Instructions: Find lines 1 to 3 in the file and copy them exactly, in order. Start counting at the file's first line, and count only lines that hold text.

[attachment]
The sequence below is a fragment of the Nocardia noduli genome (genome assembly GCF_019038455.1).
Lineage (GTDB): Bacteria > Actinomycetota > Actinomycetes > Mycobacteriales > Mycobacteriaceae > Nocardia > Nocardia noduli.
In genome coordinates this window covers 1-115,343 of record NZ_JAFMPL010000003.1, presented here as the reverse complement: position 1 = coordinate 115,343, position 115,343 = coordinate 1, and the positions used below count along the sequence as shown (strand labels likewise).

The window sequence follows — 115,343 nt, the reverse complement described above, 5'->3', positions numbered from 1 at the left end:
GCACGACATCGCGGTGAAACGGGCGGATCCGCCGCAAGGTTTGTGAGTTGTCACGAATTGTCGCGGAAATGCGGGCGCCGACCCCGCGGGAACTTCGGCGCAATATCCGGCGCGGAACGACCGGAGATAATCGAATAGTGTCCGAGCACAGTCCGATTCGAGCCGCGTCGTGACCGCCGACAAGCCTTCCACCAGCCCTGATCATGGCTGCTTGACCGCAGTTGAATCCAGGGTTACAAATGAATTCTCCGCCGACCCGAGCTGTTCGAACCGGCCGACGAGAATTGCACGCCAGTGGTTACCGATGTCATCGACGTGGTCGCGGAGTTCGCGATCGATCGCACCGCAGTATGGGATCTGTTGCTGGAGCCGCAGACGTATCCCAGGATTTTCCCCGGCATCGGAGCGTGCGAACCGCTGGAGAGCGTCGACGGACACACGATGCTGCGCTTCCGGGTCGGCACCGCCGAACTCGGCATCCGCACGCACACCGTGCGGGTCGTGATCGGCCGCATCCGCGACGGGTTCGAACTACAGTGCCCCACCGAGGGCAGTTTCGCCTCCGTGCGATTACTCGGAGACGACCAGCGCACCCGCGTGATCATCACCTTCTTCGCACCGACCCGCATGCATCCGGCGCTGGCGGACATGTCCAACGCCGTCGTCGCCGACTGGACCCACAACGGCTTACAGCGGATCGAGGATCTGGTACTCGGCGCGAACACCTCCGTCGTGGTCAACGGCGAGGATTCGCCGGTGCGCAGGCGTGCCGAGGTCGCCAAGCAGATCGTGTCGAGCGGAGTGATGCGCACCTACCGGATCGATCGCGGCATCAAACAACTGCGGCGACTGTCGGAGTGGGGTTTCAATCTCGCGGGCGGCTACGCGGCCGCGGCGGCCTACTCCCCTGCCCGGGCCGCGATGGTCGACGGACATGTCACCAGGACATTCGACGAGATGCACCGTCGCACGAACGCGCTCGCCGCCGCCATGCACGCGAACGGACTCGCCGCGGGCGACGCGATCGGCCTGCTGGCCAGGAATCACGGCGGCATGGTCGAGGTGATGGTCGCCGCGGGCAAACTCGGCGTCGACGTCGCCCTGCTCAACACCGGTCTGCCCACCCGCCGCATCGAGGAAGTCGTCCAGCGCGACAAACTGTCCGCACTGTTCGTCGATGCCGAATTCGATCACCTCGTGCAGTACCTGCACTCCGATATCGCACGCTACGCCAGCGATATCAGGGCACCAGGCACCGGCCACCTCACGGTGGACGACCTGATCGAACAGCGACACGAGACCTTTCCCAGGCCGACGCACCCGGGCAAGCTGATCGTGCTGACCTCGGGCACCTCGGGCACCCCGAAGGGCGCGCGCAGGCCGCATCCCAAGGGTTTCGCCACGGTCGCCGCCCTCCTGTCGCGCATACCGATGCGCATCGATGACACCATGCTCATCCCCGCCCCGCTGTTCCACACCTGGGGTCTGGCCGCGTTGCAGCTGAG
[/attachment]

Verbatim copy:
The sequence below is a fragment of the Nocardia noduli genome (genome assembly GCF_019038455.1).
Lineage (GTDB): Bacteria > Actinomycetota > Actinomycetes > Mycobacteriales > Mycobacteriaceae > Nocardia > Nocardia noduli.
In genome coordinates this window covers 1-115,343 of record NZ_JAFMPL010000003.1, presented here as the reverse complement: position 1 = coordinate 115,343, position 115,343 = coordinate 1, and the positions used below count along the sequence as shown (strand labels likewise).